A friend gave me some bio-dynamic barrel compost that he produced with much love. I've read up on what believers have to say about it, but am wondering if anyone has objectively explored verifying whether there is improvement in crops as a result of using this material in their compost piles. I am planning to use it in my next compost pile, but the million dollar question is whether I'll have the discipline to use this compost on half of some crops, and keep track of which half is which. Are there more scientifically-minded folk out there who have already done this work?
let me preface this post by saying that I'm only casually familiar with biodynamic methods. I don't even know what exactly biodynamic barrel compost is. onward.
I've seen a few comparisons (no references, just vague recollections. sorry.) of biodynamic operations to conventional and organic operations. the biodynamic operations generally came out on top, but not always definitively so. none of the comparisons that I can recall set up control groups et cetera as per scientific method.
biodynamic practices don't seem to lend themselves well to objective observation. it's difficult, for example, to determine the amount of cosmic energy my broccoli contains. I'm not such a strict adherent to the religion of science that I would dismiss out of hand the importance of cosmic energy for growing good broccoli, though.
I would be interested to see comparisons between full-fledged biodynamic agriculture with a sort of half-assed biodynamic agriculture. maybe use the same raw ingredients, but skip the cow horn. or use the cow horn, but don't bury it as deep. or spin things the wrong direction. there's very little doubt in my mind that some pretty good ideas are contained in these practices, but I'm skeptical of the more ritualistic aspects. I think the rituals could potentially have positive effects on our attitudes and relationship to the dirt even if they don't have any concrete benefits, but dogmatism in any form makes me immediately suspicious.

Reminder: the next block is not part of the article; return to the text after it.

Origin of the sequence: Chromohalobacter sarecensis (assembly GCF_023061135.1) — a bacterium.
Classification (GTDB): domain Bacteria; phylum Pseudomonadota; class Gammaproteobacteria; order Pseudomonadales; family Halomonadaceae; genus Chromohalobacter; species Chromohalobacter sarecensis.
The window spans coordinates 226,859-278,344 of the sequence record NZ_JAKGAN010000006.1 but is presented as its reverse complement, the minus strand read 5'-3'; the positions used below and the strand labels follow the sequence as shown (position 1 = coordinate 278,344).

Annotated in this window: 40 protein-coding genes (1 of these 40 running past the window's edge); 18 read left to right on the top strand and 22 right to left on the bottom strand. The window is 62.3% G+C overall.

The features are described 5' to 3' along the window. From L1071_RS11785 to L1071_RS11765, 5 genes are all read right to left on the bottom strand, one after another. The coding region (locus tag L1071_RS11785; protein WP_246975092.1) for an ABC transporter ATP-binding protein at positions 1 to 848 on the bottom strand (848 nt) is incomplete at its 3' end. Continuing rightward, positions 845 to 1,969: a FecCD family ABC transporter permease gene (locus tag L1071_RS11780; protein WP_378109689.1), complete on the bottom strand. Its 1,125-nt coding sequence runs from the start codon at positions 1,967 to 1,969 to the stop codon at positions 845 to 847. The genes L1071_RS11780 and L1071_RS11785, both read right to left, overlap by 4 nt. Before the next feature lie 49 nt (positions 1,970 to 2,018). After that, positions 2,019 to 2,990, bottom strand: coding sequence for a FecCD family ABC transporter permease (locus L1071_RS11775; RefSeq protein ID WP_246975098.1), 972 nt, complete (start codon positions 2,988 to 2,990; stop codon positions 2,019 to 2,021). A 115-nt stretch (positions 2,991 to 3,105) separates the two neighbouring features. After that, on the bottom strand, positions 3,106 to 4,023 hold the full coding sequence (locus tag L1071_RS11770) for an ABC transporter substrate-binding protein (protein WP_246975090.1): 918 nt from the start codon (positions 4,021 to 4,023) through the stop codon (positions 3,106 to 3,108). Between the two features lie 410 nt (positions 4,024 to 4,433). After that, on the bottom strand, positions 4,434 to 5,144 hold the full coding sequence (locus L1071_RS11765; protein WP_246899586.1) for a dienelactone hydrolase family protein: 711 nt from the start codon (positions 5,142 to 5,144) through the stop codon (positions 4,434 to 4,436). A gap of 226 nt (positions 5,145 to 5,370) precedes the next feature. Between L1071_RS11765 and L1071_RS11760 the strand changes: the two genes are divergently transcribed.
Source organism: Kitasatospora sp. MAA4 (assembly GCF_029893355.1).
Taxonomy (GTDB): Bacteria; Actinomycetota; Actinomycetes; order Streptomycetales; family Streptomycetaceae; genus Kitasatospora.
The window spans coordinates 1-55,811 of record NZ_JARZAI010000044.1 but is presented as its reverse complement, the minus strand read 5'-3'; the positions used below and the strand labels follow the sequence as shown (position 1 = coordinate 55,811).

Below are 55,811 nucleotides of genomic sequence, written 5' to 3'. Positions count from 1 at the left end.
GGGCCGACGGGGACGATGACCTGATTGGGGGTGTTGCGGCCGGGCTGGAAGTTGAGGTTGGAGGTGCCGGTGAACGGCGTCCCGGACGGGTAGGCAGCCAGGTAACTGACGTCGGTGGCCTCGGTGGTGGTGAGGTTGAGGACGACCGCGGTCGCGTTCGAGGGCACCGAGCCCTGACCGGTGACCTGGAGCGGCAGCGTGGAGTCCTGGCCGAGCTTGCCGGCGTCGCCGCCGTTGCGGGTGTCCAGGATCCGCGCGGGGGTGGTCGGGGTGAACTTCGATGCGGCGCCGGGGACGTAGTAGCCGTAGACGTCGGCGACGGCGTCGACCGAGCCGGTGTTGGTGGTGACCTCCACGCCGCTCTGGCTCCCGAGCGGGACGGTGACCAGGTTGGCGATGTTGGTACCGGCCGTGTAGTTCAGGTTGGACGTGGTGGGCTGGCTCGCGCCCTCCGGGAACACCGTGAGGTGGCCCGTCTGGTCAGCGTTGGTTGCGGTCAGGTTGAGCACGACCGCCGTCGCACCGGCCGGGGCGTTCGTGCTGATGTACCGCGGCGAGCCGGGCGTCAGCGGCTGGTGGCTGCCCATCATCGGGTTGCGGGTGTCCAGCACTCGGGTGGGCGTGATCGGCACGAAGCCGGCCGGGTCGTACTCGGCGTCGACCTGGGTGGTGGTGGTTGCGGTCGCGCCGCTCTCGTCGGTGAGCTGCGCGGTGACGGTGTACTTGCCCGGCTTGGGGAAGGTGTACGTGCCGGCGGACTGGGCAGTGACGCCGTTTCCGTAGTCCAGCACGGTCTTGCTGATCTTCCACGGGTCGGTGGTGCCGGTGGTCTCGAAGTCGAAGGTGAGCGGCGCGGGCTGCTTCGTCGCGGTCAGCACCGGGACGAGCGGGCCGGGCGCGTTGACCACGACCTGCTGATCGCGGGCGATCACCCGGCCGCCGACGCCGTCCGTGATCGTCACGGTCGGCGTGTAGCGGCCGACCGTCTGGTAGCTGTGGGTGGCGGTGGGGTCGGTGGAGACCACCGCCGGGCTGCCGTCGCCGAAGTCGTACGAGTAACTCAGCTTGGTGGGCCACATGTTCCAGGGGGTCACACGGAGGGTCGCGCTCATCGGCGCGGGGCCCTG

I think a trial at home is worth a shot and you should go for it.
The proof for me is in the farms of the original farmers who asked Rudolf Steiner why their farms were failing. Sick animals, low yields, and low fertility in general were threatening the livelihood of Austria's farmers and food production. So Steiner gave his lectures in 1924 (I think that's right), outlining biodynamic methods (the term given to his methods by his followers), and he insisted that intellectuals AND farmers were in attendance. Those farms that did what he said had huge improvements in a short period of time....and I would love to say that those farms are STILL doing really well, but I can't because I don't know that for sure.
"For Steiner, the cosmos is permeated and continually transformed by the creative activity of non-physical processes and spiritual beings."
I'd use it! It's not going to harm anything, even if you don't follow his formula exactly.
Hi. I've made & used barrel compost. Test it yourself (through observation as farmers & scientists do). Is it moist? Does it break easily? Smell sweet? Does it slip between your fingers like clay? Then it's colloidal & good to use...on compost or as a seed bath (for the best cabbages ever!) or after you've slashed green manure/weeds/sheet mulched. Try it on half & not the other half (control).
Oh, sure, you could do that. Or you could eat some pie. While reading this tiny ad:
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